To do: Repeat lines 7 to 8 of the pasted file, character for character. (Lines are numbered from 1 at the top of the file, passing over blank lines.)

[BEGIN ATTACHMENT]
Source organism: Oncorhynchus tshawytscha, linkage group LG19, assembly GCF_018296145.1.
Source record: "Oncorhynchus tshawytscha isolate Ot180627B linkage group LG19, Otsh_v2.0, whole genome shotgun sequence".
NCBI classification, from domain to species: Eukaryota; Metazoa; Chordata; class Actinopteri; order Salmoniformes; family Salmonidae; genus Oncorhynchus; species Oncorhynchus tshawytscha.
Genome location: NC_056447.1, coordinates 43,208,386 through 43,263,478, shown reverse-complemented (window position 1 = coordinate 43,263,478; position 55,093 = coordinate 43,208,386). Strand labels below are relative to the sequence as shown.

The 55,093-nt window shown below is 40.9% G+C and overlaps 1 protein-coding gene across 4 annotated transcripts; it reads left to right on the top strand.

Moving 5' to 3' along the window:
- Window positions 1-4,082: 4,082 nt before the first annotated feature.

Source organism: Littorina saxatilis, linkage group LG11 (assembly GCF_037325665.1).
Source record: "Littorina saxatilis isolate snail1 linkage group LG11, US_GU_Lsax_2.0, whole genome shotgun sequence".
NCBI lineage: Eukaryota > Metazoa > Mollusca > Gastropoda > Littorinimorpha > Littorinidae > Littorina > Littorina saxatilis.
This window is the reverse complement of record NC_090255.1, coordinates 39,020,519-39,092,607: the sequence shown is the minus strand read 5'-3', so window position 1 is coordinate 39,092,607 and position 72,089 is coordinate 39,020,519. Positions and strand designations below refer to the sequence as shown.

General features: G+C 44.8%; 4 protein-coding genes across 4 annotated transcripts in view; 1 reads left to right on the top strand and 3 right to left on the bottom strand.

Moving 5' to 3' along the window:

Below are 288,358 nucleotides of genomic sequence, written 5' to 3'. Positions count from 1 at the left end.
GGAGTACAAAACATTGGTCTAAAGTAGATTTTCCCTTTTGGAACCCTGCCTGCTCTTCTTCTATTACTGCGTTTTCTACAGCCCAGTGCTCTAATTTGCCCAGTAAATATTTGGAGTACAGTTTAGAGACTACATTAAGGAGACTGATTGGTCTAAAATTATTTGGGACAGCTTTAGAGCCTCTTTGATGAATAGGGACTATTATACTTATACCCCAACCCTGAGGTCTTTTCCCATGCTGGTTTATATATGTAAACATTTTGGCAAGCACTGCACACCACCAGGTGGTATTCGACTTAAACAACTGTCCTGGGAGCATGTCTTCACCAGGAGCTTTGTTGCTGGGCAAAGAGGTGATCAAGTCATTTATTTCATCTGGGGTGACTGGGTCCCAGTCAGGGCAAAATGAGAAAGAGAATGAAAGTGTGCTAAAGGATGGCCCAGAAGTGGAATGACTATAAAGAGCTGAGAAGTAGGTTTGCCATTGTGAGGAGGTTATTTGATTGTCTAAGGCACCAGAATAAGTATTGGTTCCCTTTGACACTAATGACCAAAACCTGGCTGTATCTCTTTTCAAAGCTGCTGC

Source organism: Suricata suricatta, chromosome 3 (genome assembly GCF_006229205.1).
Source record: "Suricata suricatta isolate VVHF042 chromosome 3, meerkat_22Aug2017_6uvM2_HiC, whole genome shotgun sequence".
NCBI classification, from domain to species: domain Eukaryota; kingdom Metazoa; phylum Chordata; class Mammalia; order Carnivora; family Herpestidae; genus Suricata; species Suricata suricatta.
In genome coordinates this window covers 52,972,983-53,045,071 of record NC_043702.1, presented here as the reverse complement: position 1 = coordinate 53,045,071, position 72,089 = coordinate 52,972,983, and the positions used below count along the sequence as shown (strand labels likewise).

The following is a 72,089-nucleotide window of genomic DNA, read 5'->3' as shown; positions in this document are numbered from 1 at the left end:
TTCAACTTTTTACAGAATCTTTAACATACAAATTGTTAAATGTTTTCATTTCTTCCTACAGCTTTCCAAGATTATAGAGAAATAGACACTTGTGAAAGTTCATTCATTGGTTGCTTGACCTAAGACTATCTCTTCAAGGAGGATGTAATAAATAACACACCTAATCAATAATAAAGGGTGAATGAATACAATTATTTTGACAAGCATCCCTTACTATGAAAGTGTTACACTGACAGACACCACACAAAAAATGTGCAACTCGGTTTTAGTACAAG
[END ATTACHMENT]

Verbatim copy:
- Window positions 1-4,082: 4,082 nt before the first annotated feature.

Source organism: Littorina saxatilis, linkage group LG11 (assembly GCF_037325665.1).